Dependence is the opposite of taking responsibility. It is getting the daily tasks that are given to you done, or at least out of the way. We are as used to the employer choosing the work objectives as we are used to the teacher choosing the learning objectives. The manager directs the way in which the employee engages with work, and manages the timing and duration of the work. This image of work is easy to grasp because it has been taught at school where the model is the same.
In contrast to the above, digital work has brought about circumstances in which the employee in effect chooses the purpose of work, voluntarily selects the tasks, determines the modes and timing of engagement, and designs the outcomes. The worker here might be said to be largely independent of some other person’s management, but is in effect interdependent. Interdependence here means that the worker is free to choose what tasks to take up, and when to take them up, but is not independent in the sense that she would not need to make the choice.
The interdependent, task-based worker negotiates her work based on her own purposes, not the goals of somebody else, and chooses her fellow workers based on her network, not a given organization. The aim is to do meaningful things with meaningful people utilizing networks and voluntary participation.
It is not the corporation that is in the center, but the intentions and choices of individuals. This view of work focuses attention on the way ordinary, everyday work-tasks enrich life and perpetually create the future through continuous learning.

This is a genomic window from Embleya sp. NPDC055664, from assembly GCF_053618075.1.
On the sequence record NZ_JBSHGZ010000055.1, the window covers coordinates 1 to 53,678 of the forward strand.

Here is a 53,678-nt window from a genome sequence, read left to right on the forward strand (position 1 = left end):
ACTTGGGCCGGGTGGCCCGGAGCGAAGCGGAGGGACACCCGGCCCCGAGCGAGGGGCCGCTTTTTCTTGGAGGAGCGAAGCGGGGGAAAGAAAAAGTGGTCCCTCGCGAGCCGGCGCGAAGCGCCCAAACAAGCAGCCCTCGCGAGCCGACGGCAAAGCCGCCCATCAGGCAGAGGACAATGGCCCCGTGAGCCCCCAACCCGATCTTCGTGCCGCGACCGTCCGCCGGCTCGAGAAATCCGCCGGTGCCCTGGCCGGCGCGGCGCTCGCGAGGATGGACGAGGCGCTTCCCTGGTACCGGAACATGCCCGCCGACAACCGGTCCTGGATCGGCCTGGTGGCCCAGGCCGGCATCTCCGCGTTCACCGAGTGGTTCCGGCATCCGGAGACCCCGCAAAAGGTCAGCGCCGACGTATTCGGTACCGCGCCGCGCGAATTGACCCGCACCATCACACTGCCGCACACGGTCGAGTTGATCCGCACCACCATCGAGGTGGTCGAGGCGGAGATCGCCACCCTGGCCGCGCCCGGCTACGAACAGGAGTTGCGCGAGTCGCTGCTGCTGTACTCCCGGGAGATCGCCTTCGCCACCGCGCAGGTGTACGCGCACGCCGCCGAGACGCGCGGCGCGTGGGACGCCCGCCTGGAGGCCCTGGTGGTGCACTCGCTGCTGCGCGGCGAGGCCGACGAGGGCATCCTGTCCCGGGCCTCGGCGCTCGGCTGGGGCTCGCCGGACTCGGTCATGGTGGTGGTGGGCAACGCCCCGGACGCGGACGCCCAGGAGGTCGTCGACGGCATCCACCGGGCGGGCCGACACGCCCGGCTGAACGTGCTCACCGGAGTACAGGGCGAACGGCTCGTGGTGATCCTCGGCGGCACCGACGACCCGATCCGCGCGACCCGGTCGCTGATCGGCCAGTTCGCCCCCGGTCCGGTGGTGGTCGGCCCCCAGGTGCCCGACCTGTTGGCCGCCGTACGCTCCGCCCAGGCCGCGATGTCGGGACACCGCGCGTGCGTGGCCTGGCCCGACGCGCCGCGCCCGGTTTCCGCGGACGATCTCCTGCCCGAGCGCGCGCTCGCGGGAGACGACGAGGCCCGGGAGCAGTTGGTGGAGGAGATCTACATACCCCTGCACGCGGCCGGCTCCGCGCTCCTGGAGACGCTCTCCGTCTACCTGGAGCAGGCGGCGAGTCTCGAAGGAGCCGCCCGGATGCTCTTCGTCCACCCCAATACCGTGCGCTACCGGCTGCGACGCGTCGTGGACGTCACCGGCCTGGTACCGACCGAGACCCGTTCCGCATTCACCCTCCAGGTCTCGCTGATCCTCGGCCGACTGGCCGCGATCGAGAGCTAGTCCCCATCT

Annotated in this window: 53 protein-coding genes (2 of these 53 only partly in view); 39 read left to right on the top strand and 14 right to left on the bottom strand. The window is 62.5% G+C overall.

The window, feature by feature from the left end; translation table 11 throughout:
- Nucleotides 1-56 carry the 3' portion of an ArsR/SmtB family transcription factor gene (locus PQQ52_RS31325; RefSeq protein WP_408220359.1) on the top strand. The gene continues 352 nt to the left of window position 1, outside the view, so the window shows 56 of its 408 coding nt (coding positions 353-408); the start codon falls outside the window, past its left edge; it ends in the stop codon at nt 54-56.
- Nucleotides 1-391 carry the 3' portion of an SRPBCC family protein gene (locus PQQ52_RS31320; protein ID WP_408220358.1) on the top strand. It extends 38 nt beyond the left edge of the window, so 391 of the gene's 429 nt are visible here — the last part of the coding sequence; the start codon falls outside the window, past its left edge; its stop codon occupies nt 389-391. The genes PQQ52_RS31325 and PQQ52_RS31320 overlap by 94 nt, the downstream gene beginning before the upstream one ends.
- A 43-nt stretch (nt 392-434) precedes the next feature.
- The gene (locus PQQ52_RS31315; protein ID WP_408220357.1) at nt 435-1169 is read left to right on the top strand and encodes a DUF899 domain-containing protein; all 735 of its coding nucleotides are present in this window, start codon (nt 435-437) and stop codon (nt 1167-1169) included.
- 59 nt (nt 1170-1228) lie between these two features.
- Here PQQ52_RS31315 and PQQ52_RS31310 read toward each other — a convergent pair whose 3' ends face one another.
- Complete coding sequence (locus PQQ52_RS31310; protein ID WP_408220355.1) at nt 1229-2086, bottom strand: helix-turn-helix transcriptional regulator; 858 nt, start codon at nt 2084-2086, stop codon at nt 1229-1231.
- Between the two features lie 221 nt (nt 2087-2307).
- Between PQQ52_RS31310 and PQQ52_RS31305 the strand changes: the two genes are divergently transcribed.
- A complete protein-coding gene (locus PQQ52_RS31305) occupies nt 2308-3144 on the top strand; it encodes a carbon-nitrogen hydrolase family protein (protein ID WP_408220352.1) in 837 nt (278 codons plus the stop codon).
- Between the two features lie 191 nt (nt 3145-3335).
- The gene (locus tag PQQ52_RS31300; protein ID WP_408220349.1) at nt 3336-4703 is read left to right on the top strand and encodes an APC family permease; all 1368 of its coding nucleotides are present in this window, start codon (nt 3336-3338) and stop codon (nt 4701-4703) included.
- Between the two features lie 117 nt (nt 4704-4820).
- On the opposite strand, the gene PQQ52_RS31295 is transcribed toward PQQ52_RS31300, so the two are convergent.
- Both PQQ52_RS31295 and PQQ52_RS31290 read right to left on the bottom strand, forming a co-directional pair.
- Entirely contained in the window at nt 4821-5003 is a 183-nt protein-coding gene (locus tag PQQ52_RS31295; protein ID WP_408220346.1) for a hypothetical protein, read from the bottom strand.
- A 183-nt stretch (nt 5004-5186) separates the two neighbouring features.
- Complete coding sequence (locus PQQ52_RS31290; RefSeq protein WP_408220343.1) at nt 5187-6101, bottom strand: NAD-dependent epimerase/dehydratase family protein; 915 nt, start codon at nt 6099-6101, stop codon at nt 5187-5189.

The architecture of work is not the structure of a corporation, but the structure of the IT-network. The organization is not a given hierarchy, but an ongoing process of organizing. The basis of work is not financial self-interest, but people’s different and yet, complementary expectations of the future, conditioned by their accounts of the past and developed skills.
The factory logic of mass production forced people to come to where the work is. The crowdsourcing logic of mass communication makes it possible to distribute work to where the people are, no matter where on the globe they may be.
Knowledge work is not about jobs or job roles but about tasks. Most importantly knowledge work can, if we want, be human-centric. Through mobile smart devices and ubiquitous connectivity, we can create new opportunities and a better future for millions of unemployed people.
It is possible!
Thank you Ralph Stacey, Doug Griffin and Yochai Benkler
Filed in Digital work, Interactive, iterative value creation, Social Web / Social Media
Tags: Architecture of work, Crowdsourcing, Doug Griffin, Elinor Ostrom, Interactive value creation, Internet, Ralph Stacey, Ronald Coase, Self-organizing, Social business, Task based work, Transaction costs, Yochai Benkler